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  • Poster presentation
  • Open Access

P29. T-cell responses to oncogenic Merkel cell polyomavirus proteins distinguish Merkel cell carcinoma patients from healthy donors

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Journal for ImmunoTherapy of Cancer20142 (Suppl 2) :P20

  • Published:


  • Major Histocompatibility Complex
  • Major Histocompatibility Complex Class
  • Tumour Infiltrate Lymphocyte
  • Merkel Cell Carcinoma
  • Cytotoxic Immune Response


Merkel cell carcinoma (MCC) is a highly aggressive skin cancer with strong evidence for viral carcinogenesis. The association of MCC with the Merkel cell polyomavirus (MCPyV) may explain the explicit immunogenicity of MCC. Indeed, MCPyV-encoded proteins are likely targets for cytotoxic immune responses to MCC as they are both foreign to the host and necessary to maintain the oncogenic phenotype. However, to date only a single MCPyV-derived CD8 T-cell epitope have been described, thus impeding specific monitoring of T-cell responses to MCC.


To overcome this limitation, we scanned the MCPyV oncoproteins large T and small T antigen and the virus-capsid protein VP1 for potential T-cell epitopes, and tested for major histocompatibility complex (MHC) class I affinity. We confirmed the relevance of these epitopes using a high-throughput platform for T-cell enrichment and combinatorial encoding of MHC class I multimers.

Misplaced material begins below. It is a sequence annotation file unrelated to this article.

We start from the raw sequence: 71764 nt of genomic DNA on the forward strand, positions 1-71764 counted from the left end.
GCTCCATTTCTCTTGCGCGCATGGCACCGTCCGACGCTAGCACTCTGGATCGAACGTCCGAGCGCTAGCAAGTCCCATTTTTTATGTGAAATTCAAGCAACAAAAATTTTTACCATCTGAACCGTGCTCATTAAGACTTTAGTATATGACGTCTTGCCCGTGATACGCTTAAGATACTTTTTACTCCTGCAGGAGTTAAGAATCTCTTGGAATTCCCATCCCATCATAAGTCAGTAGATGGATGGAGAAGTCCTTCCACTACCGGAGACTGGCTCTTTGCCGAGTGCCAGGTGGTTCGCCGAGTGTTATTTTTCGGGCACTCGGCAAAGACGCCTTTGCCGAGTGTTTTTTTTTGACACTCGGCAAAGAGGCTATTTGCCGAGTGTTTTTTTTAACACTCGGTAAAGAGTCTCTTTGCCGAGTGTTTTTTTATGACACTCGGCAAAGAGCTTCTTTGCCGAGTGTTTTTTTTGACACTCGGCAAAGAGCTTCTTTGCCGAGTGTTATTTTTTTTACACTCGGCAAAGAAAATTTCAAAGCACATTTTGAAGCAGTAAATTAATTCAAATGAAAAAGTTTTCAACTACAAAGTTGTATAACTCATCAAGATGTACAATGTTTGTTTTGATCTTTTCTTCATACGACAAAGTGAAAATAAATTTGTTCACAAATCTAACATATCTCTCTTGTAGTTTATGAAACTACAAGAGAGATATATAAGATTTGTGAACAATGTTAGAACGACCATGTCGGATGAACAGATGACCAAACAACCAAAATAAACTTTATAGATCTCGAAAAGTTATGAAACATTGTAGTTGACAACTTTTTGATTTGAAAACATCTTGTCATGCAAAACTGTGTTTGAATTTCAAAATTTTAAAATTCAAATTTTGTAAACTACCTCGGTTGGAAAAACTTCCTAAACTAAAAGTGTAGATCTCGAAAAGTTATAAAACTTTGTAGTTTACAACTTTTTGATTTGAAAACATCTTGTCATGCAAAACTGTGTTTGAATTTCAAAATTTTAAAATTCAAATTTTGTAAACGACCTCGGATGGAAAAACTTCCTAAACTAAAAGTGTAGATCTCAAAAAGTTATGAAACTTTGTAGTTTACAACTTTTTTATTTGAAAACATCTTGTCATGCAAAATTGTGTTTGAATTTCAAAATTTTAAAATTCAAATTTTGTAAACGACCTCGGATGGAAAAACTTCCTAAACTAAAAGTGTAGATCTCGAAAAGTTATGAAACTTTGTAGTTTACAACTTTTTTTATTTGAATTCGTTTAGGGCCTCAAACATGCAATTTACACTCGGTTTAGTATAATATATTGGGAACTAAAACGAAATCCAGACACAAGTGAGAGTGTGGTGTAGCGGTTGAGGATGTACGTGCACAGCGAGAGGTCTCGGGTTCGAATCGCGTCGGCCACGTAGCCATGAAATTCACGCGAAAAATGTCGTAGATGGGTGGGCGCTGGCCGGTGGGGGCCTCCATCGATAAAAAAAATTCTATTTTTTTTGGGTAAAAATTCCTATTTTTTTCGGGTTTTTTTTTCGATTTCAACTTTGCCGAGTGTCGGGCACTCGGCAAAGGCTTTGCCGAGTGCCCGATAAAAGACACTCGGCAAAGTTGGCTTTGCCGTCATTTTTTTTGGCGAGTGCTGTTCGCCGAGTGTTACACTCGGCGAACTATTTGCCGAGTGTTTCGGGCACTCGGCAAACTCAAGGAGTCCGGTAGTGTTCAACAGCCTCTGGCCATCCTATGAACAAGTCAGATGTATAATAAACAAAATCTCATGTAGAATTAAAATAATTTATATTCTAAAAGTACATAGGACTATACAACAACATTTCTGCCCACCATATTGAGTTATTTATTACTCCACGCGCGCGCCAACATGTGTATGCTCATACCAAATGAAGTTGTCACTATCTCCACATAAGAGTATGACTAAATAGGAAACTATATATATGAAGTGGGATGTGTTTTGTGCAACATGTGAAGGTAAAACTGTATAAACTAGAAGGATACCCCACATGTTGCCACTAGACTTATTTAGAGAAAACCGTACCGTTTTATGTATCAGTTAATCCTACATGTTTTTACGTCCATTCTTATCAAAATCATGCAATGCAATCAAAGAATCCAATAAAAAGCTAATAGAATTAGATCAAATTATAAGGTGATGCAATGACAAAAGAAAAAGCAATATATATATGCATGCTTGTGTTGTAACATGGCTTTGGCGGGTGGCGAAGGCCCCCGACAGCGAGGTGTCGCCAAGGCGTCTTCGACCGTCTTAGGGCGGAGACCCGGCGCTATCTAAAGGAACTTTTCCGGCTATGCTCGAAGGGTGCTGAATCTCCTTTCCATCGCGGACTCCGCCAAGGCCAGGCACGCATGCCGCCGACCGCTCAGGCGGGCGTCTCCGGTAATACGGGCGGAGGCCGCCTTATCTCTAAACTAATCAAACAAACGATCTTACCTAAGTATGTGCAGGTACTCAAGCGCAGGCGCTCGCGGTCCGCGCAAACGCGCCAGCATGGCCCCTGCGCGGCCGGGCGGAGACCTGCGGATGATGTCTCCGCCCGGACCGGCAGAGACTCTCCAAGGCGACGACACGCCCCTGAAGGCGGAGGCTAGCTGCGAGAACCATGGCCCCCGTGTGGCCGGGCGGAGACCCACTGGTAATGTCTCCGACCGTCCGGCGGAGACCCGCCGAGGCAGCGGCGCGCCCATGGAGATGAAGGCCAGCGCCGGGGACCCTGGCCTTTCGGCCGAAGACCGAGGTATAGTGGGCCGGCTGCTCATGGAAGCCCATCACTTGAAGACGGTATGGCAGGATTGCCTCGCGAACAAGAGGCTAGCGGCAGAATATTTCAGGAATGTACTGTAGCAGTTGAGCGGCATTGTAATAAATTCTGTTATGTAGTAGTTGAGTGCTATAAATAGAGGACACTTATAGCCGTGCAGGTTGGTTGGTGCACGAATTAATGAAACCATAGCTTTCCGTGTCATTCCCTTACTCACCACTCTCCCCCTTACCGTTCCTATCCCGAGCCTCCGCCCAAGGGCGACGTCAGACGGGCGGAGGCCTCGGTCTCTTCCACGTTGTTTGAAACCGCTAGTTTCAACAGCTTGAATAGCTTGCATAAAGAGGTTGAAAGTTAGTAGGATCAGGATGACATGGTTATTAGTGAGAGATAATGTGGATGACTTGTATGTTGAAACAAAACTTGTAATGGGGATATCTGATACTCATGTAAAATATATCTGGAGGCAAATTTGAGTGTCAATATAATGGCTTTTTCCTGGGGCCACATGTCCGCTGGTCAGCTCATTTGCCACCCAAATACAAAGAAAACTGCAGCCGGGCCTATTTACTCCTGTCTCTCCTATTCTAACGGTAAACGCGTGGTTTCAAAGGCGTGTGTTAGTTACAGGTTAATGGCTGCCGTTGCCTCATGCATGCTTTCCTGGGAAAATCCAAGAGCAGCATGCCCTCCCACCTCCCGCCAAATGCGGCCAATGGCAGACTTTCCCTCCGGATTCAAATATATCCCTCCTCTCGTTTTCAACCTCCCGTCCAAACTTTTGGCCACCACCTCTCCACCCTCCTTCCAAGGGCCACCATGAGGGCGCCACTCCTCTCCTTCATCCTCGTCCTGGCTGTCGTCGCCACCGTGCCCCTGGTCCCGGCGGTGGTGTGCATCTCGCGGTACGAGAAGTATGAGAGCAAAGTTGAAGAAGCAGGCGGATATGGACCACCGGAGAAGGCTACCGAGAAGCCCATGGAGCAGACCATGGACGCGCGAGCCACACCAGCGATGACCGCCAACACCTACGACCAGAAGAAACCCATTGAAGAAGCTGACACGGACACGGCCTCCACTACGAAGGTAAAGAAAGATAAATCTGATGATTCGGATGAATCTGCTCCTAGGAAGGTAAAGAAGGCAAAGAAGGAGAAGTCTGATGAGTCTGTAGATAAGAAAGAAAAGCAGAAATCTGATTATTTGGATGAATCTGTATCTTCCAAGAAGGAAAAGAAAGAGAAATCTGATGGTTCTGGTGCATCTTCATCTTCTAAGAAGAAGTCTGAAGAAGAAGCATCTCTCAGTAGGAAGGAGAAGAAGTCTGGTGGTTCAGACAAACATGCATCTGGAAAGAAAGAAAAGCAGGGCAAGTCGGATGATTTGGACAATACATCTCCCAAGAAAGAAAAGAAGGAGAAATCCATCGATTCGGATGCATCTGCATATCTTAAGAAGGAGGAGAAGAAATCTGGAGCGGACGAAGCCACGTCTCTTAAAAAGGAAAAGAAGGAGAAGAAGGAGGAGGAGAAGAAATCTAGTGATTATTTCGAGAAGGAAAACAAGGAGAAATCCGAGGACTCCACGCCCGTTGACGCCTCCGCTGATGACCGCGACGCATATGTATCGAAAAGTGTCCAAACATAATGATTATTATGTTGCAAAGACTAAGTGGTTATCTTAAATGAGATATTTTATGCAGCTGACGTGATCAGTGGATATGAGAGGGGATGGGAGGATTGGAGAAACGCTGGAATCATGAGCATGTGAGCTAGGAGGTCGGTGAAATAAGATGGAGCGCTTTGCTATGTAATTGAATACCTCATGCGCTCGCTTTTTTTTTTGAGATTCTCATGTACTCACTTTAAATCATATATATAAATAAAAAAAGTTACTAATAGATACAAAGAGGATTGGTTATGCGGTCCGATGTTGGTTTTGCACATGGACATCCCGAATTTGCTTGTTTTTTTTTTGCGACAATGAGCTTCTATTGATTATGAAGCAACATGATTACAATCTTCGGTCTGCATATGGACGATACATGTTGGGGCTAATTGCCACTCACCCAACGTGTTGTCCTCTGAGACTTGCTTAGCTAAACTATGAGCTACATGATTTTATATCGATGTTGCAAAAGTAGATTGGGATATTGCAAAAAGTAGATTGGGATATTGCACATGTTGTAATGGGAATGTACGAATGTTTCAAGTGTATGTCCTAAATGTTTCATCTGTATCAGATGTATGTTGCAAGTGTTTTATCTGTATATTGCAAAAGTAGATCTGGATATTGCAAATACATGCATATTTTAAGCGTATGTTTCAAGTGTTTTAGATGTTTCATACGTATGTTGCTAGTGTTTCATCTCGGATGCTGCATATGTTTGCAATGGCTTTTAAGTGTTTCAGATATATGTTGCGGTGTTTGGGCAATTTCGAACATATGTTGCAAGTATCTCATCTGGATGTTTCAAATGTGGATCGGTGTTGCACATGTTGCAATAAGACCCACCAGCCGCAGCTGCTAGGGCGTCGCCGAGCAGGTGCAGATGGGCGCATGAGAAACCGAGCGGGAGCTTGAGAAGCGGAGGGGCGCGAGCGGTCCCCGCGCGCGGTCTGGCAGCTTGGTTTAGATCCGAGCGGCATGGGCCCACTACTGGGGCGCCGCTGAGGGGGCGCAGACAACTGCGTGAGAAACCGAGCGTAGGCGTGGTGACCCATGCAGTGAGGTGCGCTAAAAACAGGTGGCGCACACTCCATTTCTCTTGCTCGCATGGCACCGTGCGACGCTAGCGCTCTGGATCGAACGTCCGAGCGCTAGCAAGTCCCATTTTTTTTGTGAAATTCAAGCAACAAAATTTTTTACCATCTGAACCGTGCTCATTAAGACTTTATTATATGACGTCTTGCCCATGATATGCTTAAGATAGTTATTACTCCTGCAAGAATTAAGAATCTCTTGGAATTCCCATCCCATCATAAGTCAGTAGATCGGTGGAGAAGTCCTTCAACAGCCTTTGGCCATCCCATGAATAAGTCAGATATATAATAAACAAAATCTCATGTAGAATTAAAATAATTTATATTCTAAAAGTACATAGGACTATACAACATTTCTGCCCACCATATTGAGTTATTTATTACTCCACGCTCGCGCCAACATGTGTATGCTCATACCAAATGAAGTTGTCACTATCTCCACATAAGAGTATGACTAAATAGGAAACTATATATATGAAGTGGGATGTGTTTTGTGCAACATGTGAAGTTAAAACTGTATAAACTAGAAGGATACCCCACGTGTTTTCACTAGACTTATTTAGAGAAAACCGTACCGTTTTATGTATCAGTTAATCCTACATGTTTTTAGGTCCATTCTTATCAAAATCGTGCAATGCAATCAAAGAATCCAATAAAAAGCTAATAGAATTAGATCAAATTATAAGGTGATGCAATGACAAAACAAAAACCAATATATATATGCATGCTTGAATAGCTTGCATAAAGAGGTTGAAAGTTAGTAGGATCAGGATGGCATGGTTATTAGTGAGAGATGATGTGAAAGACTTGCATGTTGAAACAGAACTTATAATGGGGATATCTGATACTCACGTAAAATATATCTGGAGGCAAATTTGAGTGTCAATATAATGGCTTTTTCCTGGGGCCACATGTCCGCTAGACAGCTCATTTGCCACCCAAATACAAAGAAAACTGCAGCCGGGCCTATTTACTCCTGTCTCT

In peripheral blood from 38 MCC patients and 30 healthy donors we identified 53 MCPyV-directed CD8+ T-cell responses against 35 different peptide sequences. Strikingly, T-cell responses against oncoproteins were exclusively present in MCC patients, but not in healthy donors. We further demonstrate both the processing and presentation of the oncoprotein-derived epitopes, as well as the lytic activity of oncoprotein-specific T cells towards MHC-matched MCC cells. Demonstrating the presence of oncoprotein-specific T cells among tumour infiltrating lymphocytes ex vivo further substantiated the relevance of the identified epitopes.


These T-cell epitopes represent ideal targets for antigen specific immune therapy of MCC, and enables tracking and characterisation of MCPyV specific immune responses.

Authors’ Affiliations

Center for Cancer Immune Therapy, Herlev University Hospital, Herlev, Denmark
General Dermatology, Medical University of Graz, Graz, Austria
Department of Medicine/Dermatology, University of Washington, Seattle, WA, USA


© Lyngaa et al; licensee BioMed Central Ltd. 2014

This article is published under license to BioMed Central Ltd. This is an Open Access article distributed under the terms of the Creative Commons Attribution License (, which permits unrestricted use, distribution, and reproduction in any medium, provided the original work is properly cited. The Creative Commons Public Domain Dedication waiver ( applies to the data made available in this article, unless otherwise stated.